3.30.1974 Carnegie Hall

By all accounts, Miles’ hometown gigs were often beset by weird vibes, strange guests, and high drama, all of which coalesced here at Carnegie Hall for the live recording of the Dark Magus double LP. Much of the night’s theatrics were courtesy of Miles himself, who, after arriving over an hour late despite living just blocks from the venue, informed his septet that they’d be joined by a pair of guests during the second set – 22-year-old saxophonist Azar Lawrence, and French-Bahaian guitarist Dominique Gaumont.

While Lawrence had gained notoriety for his then-recent work with McCoy Tyner and Elvin Jones, members of the septet became familiar with the relatively-unknown Gaumont when the band performed in Paris in late ’73.

Dominique took me all over Paris on the Metro and we were having a ball. I brought him to the hotel and introduced him to Miles, who was in a kinda semi-conscious state because he had been ill. He had nurses around the clock with him in the suite. So I introduced Dominique to Al Foster and we hung out and had dinner in the restaurant. We dined for hours and went to a club. I don’t know if Miles remembered meeting Dominique and the next time we met was in New York. When Dominique came to New York he hooked up with Al and Al brought him by to Miles’s place and that’s how he got in the band.

Pete Cosey interview via The Last Miles

Though much is made of Gaumont’s contribution to the night’s second set, the beauty here is the way in which the septet so easily reshapes itself to accommodate the new musicians. Having honed its act to a fine polish, the surprise addition of Lawrence and Gaumont unmoors the band from its familiar patterns and allows Columbia’s tape engineers to document the exploration of some entirely new turf. In contrast to the expertly crafted psychedelia of the opening set, the sprawling, indulgent, often disorienting second set doesn’t simply make for a thrilling live LP, but one that captures a pivot point in real-time.

Like the Agharta and Pangaea live LPs recorded in February of 1975, Dark Magus was initially released to the Japanese market during Miles’ late-70s hiatus. Unlike those LPs, Dark Magus would curiously remain unissued to the rest of the globe until 1997 – a full 20 years after its initial release. Casting off song titles in favor of Swahili numbers one through four corresponding to each side of vinyl, Dark Magus is coded by design, damn near impenetrable, and captivating from end to end.

Disc 1 presents the first set more or less in its entirety, capturing the well-worn tunes with minimal discernable edits in a nicely balanced multi-channel mix. After nearly a year of tapes of various fidelity, the ability to hear every member of this ensemble in context is a revelation: Cosey and Reggie Lucas’ contrapuntal guitars, Mtume’s drum machine skittering across the stereo field, the guttural, vocal growl of Miles’ horn through the wah pedal. Flowing effortlessly as a cohesive whole, the first set is a thing of beauty.

The second disc is where all hell breaks loose. Leading off with an extended reprise of “Funk”, Gaumont dives in hard as though the tune’s single-chord vamp was laid out for him alone – and frankly, it likely was. It’s fascinating to hear Cosey and Lucas quickly fall into supporting roles, adding color and texture with some heavily affected tonescapes and otherwise allowing the young guitarist to have the floor. Once the dust settles, Liebman and Lawrence do battle, though here the young guest has trouble connecting and seems to leave most of the heavy lifting to Liebman for the remainder of the night.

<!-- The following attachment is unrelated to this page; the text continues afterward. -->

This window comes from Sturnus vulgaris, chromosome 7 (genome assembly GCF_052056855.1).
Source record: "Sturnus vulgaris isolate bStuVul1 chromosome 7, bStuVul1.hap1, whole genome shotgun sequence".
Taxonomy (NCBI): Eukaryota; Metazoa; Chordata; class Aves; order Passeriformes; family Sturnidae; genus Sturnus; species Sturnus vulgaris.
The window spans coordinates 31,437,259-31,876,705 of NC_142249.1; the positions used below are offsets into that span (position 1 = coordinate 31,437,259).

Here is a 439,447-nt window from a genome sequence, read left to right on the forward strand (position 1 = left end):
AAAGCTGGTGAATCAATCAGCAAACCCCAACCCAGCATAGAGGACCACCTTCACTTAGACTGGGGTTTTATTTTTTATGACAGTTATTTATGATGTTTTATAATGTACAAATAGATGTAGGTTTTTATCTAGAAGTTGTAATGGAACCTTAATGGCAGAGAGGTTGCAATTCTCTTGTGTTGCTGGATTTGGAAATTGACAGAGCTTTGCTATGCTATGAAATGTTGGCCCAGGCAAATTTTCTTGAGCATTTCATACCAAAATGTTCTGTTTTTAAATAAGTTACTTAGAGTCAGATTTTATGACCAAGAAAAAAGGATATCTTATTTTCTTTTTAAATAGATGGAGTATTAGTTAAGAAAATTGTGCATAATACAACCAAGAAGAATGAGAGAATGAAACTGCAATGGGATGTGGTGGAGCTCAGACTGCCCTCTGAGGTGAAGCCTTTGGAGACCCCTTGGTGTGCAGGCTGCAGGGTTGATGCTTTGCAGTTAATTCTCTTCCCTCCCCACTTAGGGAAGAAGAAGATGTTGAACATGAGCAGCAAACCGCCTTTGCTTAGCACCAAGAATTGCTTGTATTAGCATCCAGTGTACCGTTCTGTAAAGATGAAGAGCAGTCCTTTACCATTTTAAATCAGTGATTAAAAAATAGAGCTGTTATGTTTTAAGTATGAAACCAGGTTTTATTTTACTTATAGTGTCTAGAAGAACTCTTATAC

Likely edited for the time constraints of vinyl, “Calypso Frelimo” is a brief trip to deep space with an exceptional horn solo from Miles (who inexplicably considered having Teo Macero excise his horn parts from the double LP). Similarly, “Ife” is trimmed of its haunting intro, dropping in just as Cosey wraps a solo then steadily deconstructing itself over a loping groove and the steady throb of a drum machine drifting in and out of time before Miles caps it with an unadorned elegiac horn solo. As the band closes the set with an unusual “Turnaroundphrase” > “Tune in 5” reprise, Miles is nowhere to be found – Liebman’s liner notes in the CD reissue suggest he simply left the stage after “Ife’s” final notes.

First set
1. Turnaroundphrase (12:28)
2. Tune in 5 (12:39)
3. Funk [Prelude, Pt. 1] (14:21)
4. For Dave [Mr. Foster] (10:41)

Second set
1. Funk [Prelude, Pt. 1] (18:50)
2. Calypso Frelimo (incomplete) (6:23)
3. Ife (incomplete) (16:07)
4. Turnaroundphrase (6:14)
5. Tune in 5 (3:07)

Original 1977 LP Titles
Side A: Moja = “Turnaroundphrase” + “Tune in 5”
Side B: Wili = “Funk” + “For Dave”
Side C: Tatu = “Funk” + “Calypso Frelimo” (incomplete)
Side D: Nne = “Ife” (incomplete) + “Turnaroundphrase” + “Tune in 5”

1997 CD Titles
Disc one (first set)
1. “Moja (Part 1)” = “Turnaroundphrase”
2. “Moja (Part 2)” = “Tune in 5”
3. “Wili (Part 1)” = “Funk”
4. “Wili (Part 2)” = “For Dave”
Disc two (second set)
1. “Tatu (Part 1)” “Funk”
2. “Tatu (Part 2) = “Calyso Frelimo” (incomplete)
3. “Nne (Part 1) = “Ife” (incomplete)
4. “Nne (Part 2)” = “Turnaroundphrase” + “Tune in 5”

Miles Davis (trumpet, organ)
Dave Liebman (soprano, tenor, flute)
Azar Lawrence (tenor – second set only)
Pete Cosey (guitar, percussion)
Reggie Lucas (guitar)
Dominique Gaumont (guitar – second set only)
Michael Henderson (electric bass)
Al Foster (drums)
Mtume (conga, percussion)